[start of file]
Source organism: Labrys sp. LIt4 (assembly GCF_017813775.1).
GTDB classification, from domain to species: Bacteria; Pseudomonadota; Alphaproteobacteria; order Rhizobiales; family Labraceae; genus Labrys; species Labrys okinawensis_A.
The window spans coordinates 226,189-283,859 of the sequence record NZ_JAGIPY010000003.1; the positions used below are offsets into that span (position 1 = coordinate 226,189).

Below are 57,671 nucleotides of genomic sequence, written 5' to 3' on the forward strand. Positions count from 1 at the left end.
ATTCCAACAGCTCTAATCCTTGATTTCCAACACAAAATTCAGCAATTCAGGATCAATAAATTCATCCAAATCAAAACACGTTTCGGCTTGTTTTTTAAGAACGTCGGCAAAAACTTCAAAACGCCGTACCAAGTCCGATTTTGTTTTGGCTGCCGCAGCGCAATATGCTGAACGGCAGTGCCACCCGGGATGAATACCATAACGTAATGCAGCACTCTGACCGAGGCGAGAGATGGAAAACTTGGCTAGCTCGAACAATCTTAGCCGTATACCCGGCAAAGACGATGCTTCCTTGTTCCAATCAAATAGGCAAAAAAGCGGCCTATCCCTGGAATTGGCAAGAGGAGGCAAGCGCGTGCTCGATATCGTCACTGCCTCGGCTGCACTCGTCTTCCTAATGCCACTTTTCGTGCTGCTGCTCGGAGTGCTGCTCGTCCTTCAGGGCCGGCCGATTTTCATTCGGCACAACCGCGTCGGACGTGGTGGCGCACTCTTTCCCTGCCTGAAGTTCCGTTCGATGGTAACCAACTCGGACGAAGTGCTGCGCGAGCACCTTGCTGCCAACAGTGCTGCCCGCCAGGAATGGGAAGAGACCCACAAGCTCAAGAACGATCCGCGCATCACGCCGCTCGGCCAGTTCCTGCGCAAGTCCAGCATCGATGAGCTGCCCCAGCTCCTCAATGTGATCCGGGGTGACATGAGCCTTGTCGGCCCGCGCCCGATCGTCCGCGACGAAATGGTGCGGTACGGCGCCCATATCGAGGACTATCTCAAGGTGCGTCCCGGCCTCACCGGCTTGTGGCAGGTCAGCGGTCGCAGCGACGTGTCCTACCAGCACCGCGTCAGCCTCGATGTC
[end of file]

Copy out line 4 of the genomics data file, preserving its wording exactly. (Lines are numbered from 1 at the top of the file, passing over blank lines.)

Below are 57,671 nucleotides of genomic sequence, written 5' to 3' on the forward strand. Positions count from 1 at the left end.